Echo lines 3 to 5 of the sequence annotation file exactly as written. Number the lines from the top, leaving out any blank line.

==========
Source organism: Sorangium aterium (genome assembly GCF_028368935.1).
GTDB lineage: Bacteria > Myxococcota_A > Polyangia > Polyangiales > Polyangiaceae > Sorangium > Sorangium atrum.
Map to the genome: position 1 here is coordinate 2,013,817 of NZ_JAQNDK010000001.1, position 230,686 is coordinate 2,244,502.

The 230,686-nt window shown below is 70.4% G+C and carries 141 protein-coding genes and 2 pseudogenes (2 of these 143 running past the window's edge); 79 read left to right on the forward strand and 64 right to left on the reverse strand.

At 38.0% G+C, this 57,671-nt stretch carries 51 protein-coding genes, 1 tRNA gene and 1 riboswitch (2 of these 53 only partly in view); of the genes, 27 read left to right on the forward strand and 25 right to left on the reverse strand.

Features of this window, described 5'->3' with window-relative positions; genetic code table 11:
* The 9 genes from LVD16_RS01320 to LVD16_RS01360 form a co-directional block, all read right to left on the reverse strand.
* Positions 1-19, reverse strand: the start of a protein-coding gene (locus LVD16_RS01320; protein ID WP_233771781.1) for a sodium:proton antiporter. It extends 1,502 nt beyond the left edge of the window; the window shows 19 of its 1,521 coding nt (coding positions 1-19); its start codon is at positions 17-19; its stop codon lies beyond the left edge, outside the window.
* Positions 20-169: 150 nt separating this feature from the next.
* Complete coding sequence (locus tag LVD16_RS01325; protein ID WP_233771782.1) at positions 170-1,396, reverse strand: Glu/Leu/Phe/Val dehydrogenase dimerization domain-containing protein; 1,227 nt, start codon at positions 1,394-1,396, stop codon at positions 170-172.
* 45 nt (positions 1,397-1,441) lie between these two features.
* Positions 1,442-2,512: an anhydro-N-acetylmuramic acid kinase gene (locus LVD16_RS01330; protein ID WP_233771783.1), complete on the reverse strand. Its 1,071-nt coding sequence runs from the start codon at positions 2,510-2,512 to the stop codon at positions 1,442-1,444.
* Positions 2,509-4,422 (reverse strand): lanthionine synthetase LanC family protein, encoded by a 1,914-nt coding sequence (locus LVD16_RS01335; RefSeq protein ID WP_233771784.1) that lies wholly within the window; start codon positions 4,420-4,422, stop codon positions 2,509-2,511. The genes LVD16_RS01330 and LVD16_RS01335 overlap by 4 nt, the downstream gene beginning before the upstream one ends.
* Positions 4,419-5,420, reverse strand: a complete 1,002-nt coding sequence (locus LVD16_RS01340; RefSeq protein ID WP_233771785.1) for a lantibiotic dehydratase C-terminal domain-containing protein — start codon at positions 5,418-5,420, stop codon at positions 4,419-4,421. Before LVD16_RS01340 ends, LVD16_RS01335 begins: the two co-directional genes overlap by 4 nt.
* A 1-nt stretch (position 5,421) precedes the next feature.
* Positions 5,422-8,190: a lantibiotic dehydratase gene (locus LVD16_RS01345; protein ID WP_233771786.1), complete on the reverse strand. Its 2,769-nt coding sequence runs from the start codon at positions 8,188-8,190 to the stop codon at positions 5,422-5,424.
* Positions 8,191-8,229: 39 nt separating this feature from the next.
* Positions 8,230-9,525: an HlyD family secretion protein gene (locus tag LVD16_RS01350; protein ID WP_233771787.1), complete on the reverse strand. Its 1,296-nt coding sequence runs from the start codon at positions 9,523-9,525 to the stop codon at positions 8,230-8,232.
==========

Map to the genome: position 1 here is coordinate 2,013,817 of NZ_JAQNDK010000001.1, position 230,686 is coordinate 2,244,502.

The 230,686-nt window shown below is 70.4% G+C and carries 141 protein-coding genes and 2 pseudogenes (2 of these 143 running past the window's edge); 79 read left to right on the forward strand and 64 right to left on the reverse strand.

At 38.0% G+C, this 57,671-nt stretch carries 51 protein-coding genes, 1 tRNA gene and 1 riboswitch (2 of these 53 only partly in view); of the genes, 27 read left to right on the forward strand and 25 right to left on the reverse strand.